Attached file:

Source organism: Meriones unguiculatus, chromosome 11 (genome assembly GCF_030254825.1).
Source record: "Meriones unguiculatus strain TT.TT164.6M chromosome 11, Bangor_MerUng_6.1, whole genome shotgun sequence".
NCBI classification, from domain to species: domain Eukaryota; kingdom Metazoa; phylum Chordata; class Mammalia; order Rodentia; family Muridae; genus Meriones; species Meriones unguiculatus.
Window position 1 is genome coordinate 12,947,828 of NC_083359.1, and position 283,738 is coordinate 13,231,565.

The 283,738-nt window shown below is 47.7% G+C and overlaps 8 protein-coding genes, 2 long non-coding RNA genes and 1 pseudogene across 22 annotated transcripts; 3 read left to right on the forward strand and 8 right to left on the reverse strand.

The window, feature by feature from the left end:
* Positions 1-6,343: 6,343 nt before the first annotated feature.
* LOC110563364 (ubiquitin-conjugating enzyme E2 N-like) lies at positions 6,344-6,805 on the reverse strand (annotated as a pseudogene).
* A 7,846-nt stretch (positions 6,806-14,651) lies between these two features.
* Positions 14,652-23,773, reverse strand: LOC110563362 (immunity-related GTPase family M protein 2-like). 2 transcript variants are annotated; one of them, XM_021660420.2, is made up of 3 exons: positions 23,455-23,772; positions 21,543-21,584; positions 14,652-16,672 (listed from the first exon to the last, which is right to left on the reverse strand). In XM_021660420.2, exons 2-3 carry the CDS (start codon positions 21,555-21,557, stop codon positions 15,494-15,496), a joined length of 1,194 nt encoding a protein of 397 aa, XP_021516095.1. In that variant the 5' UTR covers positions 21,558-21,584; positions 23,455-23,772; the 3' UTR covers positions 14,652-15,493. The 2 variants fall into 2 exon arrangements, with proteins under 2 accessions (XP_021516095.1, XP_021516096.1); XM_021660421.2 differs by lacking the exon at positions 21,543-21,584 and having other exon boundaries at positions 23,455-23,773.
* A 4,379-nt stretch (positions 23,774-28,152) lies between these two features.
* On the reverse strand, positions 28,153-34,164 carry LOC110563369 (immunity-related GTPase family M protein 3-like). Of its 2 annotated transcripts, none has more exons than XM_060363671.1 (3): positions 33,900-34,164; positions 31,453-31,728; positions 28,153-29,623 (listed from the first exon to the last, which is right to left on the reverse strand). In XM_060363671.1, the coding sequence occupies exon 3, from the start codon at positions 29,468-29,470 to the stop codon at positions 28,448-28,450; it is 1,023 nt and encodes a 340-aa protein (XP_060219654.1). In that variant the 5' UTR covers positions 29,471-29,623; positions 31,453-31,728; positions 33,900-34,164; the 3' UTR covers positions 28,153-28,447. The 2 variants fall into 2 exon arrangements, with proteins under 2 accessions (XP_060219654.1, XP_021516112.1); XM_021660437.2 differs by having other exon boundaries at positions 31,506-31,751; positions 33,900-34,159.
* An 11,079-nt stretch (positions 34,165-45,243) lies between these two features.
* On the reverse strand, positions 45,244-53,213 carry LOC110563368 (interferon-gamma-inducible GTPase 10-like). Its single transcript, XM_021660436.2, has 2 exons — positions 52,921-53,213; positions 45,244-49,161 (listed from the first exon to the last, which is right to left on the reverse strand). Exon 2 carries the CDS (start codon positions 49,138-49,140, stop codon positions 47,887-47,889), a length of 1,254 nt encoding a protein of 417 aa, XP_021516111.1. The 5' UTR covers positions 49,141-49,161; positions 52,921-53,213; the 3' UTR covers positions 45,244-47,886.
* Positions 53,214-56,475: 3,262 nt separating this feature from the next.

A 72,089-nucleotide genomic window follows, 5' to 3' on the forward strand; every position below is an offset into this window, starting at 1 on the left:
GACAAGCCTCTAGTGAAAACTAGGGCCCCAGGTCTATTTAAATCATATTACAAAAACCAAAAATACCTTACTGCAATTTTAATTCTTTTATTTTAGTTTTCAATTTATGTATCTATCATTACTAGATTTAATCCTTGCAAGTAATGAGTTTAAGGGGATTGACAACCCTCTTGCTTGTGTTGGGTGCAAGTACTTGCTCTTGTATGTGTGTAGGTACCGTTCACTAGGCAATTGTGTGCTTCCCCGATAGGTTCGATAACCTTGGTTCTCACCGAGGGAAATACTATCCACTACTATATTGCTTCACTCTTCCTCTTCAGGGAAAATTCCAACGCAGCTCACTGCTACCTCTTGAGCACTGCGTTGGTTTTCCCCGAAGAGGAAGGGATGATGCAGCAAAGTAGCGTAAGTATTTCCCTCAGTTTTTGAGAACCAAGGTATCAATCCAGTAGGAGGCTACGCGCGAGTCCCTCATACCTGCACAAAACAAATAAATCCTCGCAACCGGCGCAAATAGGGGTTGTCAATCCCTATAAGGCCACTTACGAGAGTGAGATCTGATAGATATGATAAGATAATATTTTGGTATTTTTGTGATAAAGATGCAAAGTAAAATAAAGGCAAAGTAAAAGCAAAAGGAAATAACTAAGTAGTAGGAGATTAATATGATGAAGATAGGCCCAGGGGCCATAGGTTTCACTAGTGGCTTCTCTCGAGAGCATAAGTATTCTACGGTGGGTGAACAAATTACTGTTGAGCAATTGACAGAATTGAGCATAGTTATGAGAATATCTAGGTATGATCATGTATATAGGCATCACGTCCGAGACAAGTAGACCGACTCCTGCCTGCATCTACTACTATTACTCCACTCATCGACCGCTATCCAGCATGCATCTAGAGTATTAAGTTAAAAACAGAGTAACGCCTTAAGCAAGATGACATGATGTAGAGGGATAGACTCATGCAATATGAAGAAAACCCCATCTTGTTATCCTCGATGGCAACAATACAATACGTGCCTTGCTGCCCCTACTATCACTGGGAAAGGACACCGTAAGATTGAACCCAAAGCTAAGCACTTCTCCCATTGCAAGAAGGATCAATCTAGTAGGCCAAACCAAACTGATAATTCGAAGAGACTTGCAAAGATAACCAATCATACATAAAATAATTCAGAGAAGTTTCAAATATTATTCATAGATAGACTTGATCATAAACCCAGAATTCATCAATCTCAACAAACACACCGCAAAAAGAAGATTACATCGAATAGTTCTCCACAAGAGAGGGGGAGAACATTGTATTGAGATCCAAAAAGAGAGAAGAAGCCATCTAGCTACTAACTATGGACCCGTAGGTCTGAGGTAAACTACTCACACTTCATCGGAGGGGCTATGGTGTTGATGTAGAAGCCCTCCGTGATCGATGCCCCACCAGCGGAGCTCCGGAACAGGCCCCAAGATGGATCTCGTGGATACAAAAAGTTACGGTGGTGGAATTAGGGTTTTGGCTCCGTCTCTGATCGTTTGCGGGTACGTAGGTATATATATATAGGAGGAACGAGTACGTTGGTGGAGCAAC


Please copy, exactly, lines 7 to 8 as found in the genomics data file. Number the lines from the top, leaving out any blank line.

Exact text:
* Positions 1-6,343: 6,343 nt before the first annotated feature.
* LOC110563364 (ubiquitin-conjugating enzyme E2 N-like) lies at positions 6,344-6,805 on the reverse strand (annotated as a pseudogene).